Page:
Southern Africa: Armyworm Infestation - Jan 2017Ongoing
Reports from the Zambia Disaster Management and Mitigation Unit indicate that as of 9 January 2017, close to 130,000 ha planted to maize had been affected by a severe outbreak of the Fall Armyworm, which is new to the southern African region. Of the affected area, over 68,000 ha may require re-planting. Government efforts to control the outbreak are underway...With 94% of the country’s districts affected in varying degrees, including several districts bordering Zambia’s eight neighbours in the SADC region, vigilant region-wide monitoring activities are required. (SADC, 13 Jan 2017)
A fall armyworm outbreak, the first emergence of the pest in southern Africa, is causing considerable crop damage in some countries. If the pest damage aggravates, it could dampen prospects for good crop harvests that is anticipated in the current farming season. Maize, a staple food in the region, has been the most affected, as well as other cereals including sorghum, millet and wheat. Southern Africa is reeling from the effects of two consecutive years of El Niño-induced drought that affected over 40 million people, reduced food availability by 15 percent and caused a cereal deficit of 9 million tonnes. (FAO, 3 Feb 2017)
Sixteen East and Southern African countries agreed on 16 February on urgent plans of action aimed at boosting the region’s capacity to manage emerging crop pests and livestock diseases, including armyworm and avian influenza ... Zambia has reported that almost 90 000 hectares of maize have been affected, forcing farmers to replant their crops. In Malawi some 17 000 hectares have so far been affected while in Namibia, approximately 50 000 hectares of maize and millet has been damaged and in Zimbabwe up to 130 000 hectares could be affected thus far. (FAO, 16 Feb 2017)
The first 20 days of April saw an increase in rainfall in Botswana, Lesotho, Namibia, and South Africa, after a relatively dry March. Rainfall tapered off in late April, although some areas in Zimbabwe and central Mozambique received higher than usual rainfall amounts for this time of year ... The excessive rainfall in some areas also appears to have helped suppress the impact of the fall armyworm, a new pest which has invaded 11 SADC countries. (SADC, 28 Apr 2017)
Preliminary assessments, conducted between mid-February and the end of April 2017, showed that approximately 356,000 hectares of crops were affected by the fall armyworm infestation in seven reporting Southern Africa Development Community (SADC) member states: Botswana, Democratic Republic of the Congo, Malawi, Namibia, South Africa, Swaziland and Zambia. (FAO, 26 May 2017)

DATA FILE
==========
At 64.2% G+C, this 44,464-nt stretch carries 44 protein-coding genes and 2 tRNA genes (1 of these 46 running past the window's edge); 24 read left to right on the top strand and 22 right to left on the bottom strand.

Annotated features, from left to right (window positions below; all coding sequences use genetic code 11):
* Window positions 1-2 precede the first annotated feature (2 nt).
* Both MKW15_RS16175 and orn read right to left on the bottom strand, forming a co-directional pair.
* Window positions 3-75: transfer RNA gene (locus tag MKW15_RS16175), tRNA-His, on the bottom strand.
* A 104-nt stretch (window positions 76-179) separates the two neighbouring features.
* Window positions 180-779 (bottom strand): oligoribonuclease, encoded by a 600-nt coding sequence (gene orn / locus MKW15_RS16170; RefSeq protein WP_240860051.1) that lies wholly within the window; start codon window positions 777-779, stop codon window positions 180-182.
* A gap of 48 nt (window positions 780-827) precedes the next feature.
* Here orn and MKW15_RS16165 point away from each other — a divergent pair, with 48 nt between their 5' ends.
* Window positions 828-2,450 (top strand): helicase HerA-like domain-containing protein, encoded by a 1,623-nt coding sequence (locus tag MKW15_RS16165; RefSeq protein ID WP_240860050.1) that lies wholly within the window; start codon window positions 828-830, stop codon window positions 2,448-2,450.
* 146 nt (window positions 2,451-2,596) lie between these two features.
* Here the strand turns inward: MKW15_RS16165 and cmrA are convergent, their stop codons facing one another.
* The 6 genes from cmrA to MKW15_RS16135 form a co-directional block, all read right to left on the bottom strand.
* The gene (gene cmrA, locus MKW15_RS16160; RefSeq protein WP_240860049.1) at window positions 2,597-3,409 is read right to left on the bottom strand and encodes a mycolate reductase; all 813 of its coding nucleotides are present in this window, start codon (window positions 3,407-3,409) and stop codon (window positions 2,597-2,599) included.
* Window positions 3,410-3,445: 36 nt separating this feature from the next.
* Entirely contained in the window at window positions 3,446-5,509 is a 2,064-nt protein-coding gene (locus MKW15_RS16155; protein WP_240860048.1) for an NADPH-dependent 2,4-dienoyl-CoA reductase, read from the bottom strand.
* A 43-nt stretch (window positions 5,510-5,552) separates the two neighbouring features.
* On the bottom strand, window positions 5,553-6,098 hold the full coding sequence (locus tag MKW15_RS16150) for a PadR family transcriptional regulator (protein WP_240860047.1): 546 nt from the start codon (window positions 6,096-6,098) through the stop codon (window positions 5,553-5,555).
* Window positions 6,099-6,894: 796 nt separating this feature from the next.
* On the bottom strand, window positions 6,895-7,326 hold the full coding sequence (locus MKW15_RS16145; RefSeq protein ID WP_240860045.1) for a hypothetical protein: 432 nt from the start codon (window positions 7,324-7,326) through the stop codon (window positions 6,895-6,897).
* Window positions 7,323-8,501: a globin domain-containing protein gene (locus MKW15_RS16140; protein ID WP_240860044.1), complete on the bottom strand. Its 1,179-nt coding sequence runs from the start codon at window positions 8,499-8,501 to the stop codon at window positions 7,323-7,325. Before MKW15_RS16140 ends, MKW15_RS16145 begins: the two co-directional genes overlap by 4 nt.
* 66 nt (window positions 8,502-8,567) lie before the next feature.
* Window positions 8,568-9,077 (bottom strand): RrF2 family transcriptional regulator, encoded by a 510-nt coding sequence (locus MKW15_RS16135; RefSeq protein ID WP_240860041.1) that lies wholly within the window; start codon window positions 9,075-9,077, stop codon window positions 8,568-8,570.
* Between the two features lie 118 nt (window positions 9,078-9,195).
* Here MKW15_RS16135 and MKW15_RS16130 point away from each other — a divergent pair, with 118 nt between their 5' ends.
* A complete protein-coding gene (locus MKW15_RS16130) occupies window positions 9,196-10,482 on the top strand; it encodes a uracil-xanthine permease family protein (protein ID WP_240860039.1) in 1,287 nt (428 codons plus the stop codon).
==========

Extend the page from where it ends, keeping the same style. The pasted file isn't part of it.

Erratic rainfall, high temperatures and persistent Fall Armyworm infestation lower cereal crop production prospects for 2018 in southern Africa. (Southern Africa Food and Nutrition Security Working Group, 8 Feb 2018)
The region has been experiencing the impacts of the Fall Armyworm (FAW) since late 2016 with reports of infestations in all countries (except Lesotho and Mauritius)...Case studies conducted in 2017 in Zambia and Mozambique indicated farmer perceptions of localized FAW incidences ranging between 25%-50% and 5%-77% respectively, with a marginal impact to date. (Southern Africa Food and Nutrition Security Working Group, 29 Aug 2018)
Most read reports
- Early action to protect and enhance the livelihoods of drought-affected smallholder farmers in Malawi against the lingering 2018/2019 El Niño event
- FAO in the 2019 humanitarian appeal: 2018/19 El Niño Response Plan for Southern Africa
- Southern Africa | Extended Dryness and Food Insecurity – ECHO Daily Map | 13/03/2018
- Southern Africa: Humanitarian Snapshot (as of 26 February 2018)
- FAO: El Niño 2018-19
Malawi is among the most climate-fragile countries in the world, ranking 105 out of 113 countries based on the 2016 Global Food Security Index. Agriculture remains the country’s mainstay, largely supporting most of its rural population with the sector contributing to about one third of its GDP. Since 2015, back-to-back El Niño/La Niña episodes affected the food security of more than 8 million people.
4.9 million people
USD 67.9 million
December 2018 to December 2019
253.1 mt of food assistance distributed
US$ 11.27 m six months (January-June 2019) net funding requirements, representing 93% of total
54,280 people assisted in December 2018
HIV and Nutrition:
ETUNDA - Farmers at Etunda village, south of Epalela in Omusati Region, fear that if it fails to rain many households will suffer food insecurity and many people, mostly the youth, will lose their income.